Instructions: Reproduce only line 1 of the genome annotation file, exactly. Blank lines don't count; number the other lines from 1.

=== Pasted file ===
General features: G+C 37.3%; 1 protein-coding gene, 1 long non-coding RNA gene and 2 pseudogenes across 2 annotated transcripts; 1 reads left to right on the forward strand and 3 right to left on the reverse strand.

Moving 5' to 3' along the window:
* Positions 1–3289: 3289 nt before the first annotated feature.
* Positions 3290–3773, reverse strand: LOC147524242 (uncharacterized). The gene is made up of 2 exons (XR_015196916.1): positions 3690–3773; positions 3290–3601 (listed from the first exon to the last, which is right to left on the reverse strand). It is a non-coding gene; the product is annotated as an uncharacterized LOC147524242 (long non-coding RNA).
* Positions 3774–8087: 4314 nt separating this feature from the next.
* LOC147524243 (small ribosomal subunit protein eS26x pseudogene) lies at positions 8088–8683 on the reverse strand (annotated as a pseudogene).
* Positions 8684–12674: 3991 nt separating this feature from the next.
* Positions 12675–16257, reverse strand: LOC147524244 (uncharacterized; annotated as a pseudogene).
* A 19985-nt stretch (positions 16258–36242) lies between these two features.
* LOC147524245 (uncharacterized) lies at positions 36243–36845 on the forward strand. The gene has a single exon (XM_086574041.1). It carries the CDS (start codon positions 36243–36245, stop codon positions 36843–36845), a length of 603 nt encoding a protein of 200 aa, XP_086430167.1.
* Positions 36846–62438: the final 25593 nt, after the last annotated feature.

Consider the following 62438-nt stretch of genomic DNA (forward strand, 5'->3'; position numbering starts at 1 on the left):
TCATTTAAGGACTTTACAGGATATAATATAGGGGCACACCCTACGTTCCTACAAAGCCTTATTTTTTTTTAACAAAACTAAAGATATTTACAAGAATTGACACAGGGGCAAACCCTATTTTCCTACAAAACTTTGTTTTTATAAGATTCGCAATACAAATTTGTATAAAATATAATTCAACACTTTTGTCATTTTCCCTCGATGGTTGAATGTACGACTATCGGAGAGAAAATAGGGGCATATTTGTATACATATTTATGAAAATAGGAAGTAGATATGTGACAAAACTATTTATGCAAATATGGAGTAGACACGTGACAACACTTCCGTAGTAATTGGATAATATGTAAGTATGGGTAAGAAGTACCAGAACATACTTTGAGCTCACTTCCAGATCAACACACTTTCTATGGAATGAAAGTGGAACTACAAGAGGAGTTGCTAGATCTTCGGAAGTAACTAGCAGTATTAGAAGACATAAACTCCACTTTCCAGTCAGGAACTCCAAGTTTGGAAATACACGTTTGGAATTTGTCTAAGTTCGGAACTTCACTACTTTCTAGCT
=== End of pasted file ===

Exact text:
General features: G+C 37.3%; 1 protein-coding gene, 1 long non-coding RNA gene and 2 pseudogenes across 2 annotated transcripts; 1 reads left to right on the forward strand and 3 right to left on the reverse strand.